Chiswick Then and Now
Neil McKelvie reviews a superb addition to books on Chiswick's History
A real treat for lovers of local history is now on offer, with the publication of an excellent new title commemorating Chiswick's changing street scene over the centuries.
& Now Chiswick has been compiled by husband and wife
team Carolyn and Peter Hammond (Carolyn looks after the archives at Chiswick
Public Library and is an absolute fount of wisdom on all matters historical
relating to the area).
The oldest picture in the book was taken in 1863, when the area around the village of old Chiswick was still mainly rural, with the main source of employment being in agriculture, particularly market gardening.
The reader is taken on a journey around the old parish, starting at the Hammersmith border by the Thames, continuing westwards to Grove Park, along the river at Strand on the Green, then east towards Turnham Green and the High Road, before continuing up Goldhawk Road to St Mary's Church and west to take in part of Bedford Park. It's a striking illustration not only of how our physical surroundings have evolved, but also our way of life.
The pairs of photographs are accompanied by concise but highly informative text, giving a thumbnail sketch of the old vista's history and the fate of original buildings.
It's particularly interesting to learn of the derivation of many familiar street names: for example, Windmill Road adjoining the High Road takes its name from the windmill which, according to a 17th century map, stood here and a there has been a Windmill pub here since the 18th century, only in recent times renamed Jack Stamp's Beerhouse.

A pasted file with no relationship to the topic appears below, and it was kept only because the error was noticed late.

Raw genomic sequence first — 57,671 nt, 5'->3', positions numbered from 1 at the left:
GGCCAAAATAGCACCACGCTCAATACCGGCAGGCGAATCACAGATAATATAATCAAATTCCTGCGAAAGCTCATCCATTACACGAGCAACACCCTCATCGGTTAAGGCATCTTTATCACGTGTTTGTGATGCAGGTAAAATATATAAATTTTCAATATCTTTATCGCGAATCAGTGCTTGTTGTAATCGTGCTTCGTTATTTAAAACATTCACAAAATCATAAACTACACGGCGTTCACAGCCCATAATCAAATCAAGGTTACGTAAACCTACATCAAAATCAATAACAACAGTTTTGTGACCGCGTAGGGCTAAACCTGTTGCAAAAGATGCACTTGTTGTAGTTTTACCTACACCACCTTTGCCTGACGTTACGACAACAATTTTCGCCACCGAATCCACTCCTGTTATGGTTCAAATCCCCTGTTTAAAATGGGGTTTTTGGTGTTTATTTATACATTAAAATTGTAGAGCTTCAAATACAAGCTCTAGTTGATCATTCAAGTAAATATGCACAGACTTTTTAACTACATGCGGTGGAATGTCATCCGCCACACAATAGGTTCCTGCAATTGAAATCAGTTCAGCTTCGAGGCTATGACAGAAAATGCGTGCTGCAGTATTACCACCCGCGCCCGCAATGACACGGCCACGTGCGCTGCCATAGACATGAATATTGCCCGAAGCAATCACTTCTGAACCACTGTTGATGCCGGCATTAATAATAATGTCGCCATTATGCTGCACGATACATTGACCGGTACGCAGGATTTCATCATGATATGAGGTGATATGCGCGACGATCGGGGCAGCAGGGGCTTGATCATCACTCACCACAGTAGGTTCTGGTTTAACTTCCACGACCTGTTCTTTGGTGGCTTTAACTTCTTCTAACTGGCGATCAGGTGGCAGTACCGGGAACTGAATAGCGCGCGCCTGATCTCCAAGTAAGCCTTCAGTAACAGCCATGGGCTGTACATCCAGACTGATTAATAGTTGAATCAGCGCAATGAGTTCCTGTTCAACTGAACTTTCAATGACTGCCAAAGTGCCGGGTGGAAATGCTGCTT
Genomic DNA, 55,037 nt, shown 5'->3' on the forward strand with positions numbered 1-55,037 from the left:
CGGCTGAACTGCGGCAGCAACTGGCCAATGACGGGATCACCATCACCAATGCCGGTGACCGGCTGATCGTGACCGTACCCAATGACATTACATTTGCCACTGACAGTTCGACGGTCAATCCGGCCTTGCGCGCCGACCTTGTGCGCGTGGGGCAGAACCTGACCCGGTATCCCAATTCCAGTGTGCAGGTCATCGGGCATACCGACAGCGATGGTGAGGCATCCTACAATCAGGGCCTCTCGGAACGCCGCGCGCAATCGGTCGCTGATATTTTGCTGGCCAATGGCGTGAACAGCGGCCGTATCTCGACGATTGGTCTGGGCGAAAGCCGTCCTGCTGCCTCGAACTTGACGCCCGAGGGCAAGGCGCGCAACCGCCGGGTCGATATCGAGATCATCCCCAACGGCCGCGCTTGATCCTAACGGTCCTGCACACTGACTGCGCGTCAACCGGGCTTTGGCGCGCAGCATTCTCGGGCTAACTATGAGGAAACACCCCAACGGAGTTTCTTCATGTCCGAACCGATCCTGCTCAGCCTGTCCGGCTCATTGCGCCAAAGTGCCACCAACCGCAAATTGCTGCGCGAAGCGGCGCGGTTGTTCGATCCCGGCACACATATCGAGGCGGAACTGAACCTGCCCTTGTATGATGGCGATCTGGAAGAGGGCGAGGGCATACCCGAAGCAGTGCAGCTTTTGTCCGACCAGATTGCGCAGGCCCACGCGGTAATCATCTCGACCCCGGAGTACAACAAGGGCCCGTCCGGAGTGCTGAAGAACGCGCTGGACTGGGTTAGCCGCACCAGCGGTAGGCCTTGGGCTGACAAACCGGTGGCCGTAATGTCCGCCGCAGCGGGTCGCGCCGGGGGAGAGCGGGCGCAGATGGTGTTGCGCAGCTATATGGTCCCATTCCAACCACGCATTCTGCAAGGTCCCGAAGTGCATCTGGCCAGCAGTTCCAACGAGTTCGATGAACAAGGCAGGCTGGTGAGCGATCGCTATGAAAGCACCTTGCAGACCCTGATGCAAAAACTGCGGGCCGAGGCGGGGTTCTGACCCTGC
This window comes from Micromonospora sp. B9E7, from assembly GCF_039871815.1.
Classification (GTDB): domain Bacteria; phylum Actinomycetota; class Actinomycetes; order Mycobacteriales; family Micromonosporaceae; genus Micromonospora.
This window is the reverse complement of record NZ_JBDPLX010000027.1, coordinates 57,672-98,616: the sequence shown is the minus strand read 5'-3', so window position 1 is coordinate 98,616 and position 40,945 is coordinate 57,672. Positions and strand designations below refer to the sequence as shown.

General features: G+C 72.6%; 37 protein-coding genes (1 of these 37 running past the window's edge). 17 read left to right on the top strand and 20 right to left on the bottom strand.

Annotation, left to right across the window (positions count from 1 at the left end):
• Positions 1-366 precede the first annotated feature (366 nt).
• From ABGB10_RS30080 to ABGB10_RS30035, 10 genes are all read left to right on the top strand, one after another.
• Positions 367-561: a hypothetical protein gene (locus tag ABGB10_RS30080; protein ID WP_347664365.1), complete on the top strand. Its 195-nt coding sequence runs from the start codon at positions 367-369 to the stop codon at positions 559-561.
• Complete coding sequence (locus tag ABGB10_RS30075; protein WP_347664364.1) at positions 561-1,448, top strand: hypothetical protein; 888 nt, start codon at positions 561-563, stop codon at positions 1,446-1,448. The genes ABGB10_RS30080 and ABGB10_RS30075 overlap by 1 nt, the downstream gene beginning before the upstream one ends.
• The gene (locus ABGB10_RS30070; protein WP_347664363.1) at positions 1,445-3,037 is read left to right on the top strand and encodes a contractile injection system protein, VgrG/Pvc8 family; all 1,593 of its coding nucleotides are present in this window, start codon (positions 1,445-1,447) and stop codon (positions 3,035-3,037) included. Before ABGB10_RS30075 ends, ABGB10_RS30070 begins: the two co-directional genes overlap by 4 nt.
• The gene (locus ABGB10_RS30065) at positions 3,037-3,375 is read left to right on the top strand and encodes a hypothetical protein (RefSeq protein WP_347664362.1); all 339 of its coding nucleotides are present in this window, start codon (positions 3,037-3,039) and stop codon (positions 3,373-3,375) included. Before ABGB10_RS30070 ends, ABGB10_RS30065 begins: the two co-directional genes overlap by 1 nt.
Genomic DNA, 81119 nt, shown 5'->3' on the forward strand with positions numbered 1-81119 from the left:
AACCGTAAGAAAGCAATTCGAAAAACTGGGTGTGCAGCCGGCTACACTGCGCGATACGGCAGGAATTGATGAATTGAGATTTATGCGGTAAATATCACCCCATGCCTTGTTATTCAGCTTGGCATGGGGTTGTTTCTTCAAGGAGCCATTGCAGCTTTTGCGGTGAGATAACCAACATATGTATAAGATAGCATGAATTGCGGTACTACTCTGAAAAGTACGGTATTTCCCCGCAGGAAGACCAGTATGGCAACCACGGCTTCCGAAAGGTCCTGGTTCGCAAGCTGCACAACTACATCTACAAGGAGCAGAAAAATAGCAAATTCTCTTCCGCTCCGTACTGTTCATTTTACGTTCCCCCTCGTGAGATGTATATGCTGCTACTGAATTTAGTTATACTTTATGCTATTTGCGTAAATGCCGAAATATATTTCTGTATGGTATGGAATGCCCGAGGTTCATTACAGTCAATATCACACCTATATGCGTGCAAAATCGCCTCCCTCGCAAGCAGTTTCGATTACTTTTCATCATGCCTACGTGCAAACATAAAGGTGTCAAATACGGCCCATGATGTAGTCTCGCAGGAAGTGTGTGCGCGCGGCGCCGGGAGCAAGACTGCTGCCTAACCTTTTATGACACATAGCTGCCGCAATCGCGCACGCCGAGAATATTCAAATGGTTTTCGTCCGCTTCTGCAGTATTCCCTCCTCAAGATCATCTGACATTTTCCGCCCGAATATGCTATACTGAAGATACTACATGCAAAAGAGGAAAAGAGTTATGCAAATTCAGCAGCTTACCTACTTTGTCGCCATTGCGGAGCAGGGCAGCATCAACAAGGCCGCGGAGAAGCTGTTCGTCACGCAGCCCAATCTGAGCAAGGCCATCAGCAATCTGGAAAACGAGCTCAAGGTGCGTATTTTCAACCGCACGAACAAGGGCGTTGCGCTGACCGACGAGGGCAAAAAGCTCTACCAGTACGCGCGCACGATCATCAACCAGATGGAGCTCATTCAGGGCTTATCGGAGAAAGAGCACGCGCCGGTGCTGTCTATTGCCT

Then & Now Chiswick provides a somewhat grim reminder of the consequences of the transformation of tranquil Hogarth Lane into the monster six-lane motorway that now carves its way through the heart of Chiswick, separating the High Road from the river. Many fine houses fell to the road-building schemes of the 50s and 60s and though progress is inevitable, it's hard not to regret the loss of elegant Victorian edifices such as the Feathers public house, which stood on the south side of Hogarth Lane, at the corner of Devonshire Road.
In fact, browsing through the book, the overriding emotion of this reviewer was to get most of the sixties planners and architects by the throat and shake them, for some of the unimaginative concrete monstrosities they gave us in place of truly distinctive 18th and 19th century buildings!
A fascinating and informative read highly recommended.
July 12, 2004
This article was originally published in Westside Magazine and is reproduced with kind permission
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